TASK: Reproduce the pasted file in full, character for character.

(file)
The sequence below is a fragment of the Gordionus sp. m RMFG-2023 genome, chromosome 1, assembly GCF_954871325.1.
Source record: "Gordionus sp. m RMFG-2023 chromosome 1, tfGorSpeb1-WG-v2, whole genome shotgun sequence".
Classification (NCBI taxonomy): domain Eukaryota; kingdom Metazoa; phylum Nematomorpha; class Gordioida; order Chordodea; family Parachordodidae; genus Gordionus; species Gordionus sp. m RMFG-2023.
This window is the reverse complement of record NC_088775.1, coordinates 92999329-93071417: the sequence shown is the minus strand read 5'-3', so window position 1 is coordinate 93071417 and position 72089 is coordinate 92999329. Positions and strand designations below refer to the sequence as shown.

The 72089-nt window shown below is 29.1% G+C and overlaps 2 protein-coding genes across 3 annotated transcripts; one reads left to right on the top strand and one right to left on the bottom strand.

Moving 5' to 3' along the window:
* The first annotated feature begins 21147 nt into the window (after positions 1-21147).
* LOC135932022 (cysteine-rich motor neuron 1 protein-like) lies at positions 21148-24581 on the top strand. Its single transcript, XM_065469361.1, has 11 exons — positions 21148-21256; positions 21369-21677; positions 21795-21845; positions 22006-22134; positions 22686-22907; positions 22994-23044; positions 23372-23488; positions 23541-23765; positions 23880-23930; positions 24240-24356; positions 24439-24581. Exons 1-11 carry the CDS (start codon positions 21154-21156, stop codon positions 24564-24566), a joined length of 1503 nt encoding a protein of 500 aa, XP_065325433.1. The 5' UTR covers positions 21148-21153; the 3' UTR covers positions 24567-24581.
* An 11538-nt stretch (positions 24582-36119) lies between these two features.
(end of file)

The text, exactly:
The sequence below is a fragment of the Gordionus sp. m RMFG-2023 genome, chromosome 1, assembly GCF_954871325.1.
Source record: "Gordionus sp. m RMFG-2023 chromosome 1, tfGorSpeb1-WG-v2, whole genome shotgun sequence".
Classification (NCBI taxonomy): domain Eukaryota; kingdom Metazoa; phylum Nematomorpha; class Gordioida; order Chordodea; family Parachordodidae; genus Gordionus; species Gordionus sp. m RMFG-2023.
This window is the reverse complement of record NC_088775.1, coordinates 92999329-93071417: the sequence shown is the minus strand read 5'-3', so window position 1 is coordinate 93071417 and position 72089 is coordinate 92999329. Positions and strand designations below refer to the sequence as shown.

The 72089-nt window shown below is 29.1% G+C and overlaps 2 protein-coding genes across 3 annotated transcripts; one reads left to right on the top strand and one right to left on the bottom strand.

Moving 5' to 3' along the window:
* The first annotated feature begins 21147 nt into the window (after positions 1-21147).
* LOC135932022 (cysteine-rich motor neuron 1 protein-like) lies at positions 21148-24581 on the top strand. Its single transcript, XM_065469361.1, has 11 exons — positions 21148-21256; positions 21369-21677; positions 21795-21845; positions 22006-22134; positions 22686-22907; positions 22994-23044; positions 23372-23488; positions 23541-23765; positions 23880-23930; positions 24240-24356; positions 24439-24581. Exons 1-11 carry the CDS (start codon positions 21154-21156, stop codon positions 24564-24566), a joined length of 1503 nt encoding a protein of 500 aa, XP_065325433.1. The 5' UTR covers positions 21148-21153; the 3' UTR covers positions 24567-24581.
* An 11538-nt stretch (positions 24582-36119) lies between these two features.